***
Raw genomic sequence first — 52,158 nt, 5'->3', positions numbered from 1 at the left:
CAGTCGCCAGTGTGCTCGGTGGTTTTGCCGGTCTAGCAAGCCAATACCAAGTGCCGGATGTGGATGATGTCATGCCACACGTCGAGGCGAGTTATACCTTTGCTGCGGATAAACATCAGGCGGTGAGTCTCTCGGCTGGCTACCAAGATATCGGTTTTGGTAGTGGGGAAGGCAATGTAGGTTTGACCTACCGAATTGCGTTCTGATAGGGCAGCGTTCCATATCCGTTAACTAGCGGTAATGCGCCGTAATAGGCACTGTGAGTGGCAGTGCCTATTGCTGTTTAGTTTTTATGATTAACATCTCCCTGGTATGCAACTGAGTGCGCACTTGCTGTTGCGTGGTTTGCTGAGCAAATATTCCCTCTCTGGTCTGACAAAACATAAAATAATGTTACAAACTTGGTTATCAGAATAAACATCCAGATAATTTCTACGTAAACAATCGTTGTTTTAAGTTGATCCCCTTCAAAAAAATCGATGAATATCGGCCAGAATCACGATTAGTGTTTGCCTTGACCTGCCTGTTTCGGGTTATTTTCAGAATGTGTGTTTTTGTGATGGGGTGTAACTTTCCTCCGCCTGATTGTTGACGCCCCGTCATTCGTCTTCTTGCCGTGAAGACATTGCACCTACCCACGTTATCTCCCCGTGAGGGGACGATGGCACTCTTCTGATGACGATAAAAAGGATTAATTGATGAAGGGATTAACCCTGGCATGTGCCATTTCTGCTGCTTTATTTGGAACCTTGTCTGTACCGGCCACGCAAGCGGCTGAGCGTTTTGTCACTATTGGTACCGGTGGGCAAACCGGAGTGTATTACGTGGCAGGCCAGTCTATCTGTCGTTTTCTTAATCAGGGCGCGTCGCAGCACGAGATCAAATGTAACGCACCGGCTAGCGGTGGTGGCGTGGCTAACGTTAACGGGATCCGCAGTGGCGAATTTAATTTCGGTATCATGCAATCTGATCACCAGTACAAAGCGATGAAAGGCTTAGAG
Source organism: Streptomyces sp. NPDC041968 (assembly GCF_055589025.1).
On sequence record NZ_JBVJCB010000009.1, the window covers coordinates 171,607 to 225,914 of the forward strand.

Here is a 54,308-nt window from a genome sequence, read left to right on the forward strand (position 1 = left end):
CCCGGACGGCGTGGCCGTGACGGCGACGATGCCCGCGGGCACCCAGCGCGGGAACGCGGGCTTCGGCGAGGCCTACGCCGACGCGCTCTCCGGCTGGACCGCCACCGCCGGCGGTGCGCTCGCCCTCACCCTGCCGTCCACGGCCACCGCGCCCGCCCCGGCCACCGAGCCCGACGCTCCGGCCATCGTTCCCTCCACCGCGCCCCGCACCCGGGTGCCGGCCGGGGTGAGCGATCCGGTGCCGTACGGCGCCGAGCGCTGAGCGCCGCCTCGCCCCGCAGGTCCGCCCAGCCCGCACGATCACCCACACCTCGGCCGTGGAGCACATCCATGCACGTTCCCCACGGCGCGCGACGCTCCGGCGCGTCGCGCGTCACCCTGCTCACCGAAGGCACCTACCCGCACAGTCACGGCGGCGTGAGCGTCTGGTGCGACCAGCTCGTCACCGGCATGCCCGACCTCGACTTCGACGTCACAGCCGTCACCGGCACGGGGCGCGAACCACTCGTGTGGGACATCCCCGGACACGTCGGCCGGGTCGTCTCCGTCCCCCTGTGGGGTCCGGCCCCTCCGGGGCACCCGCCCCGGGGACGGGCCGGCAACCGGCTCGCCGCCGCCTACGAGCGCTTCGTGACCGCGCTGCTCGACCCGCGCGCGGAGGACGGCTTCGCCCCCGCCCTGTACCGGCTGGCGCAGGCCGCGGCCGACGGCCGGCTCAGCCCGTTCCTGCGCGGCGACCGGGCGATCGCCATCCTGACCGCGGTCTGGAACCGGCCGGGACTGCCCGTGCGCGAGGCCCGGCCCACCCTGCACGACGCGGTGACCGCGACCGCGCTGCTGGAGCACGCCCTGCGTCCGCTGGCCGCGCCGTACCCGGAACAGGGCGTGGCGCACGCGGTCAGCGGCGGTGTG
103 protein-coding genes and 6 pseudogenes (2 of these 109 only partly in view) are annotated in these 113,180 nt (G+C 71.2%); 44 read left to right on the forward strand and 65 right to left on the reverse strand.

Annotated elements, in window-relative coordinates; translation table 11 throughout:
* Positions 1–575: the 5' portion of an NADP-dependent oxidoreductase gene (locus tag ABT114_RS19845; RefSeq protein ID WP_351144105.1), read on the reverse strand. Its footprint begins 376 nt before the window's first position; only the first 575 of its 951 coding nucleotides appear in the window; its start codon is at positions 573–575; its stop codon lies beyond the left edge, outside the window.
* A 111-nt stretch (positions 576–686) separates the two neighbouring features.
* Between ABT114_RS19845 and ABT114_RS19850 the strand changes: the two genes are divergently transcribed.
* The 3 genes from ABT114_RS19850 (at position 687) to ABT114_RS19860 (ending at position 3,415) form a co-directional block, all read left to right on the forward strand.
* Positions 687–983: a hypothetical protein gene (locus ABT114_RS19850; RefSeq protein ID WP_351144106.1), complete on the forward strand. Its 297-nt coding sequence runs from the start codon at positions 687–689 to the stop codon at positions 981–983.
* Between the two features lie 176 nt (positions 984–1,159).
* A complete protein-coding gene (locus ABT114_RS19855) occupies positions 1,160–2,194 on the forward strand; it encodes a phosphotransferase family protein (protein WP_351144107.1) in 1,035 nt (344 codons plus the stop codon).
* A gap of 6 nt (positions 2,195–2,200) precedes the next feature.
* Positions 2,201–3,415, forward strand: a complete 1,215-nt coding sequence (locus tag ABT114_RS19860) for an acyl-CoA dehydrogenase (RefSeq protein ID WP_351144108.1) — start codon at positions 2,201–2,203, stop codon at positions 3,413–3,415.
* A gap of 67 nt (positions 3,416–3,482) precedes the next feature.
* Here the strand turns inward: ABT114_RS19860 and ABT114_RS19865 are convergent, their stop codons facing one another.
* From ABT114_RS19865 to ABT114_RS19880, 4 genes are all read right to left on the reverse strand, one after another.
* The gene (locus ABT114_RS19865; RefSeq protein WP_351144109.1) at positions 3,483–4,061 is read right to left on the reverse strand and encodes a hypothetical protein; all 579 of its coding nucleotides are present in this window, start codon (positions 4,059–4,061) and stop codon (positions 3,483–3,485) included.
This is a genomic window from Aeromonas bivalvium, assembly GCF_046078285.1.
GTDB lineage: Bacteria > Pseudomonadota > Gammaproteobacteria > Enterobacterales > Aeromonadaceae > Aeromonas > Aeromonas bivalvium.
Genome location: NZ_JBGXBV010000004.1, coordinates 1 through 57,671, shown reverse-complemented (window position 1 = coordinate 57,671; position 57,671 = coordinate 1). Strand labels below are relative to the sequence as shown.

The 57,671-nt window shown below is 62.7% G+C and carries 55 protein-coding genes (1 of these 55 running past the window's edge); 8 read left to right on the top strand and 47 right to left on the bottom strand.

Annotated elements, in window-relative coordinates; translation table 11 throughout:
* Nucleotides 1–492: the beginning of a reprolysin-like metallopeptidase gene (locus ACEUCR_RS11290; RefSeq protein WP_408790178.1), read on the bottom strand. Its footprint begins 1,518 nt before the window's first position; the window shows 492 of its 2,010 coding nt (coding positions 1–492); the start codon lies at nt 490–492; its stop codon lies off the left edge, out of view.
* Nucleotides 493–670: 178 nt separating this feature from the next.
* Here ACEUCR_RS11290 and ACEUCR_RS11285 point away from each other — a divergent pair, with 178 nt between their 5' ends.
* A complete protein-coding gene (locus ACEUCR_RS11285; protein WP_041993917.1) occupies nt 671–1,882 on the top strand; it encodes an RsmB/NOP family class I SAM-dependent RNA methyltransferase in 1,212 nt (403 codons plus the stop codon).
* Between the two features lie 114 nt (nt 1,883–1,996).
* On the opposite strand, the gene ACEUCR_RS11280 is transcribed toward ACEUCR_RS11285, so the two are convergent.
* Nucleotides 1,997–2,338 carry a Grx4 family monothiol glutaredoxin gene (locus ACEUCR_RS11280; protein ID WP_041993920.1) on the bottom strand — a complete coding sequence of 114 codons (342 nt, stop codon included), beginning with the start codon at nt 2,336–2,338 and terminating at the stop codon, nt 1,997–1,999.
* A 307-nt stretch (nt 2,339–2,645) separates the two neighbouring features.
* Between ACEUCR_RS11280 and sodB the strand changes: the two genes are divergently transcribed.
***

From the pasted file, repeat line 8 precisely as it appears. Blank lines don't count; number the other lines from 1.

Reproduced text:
Annotated elements, in window-relative coordinates; translation table 11 throughout: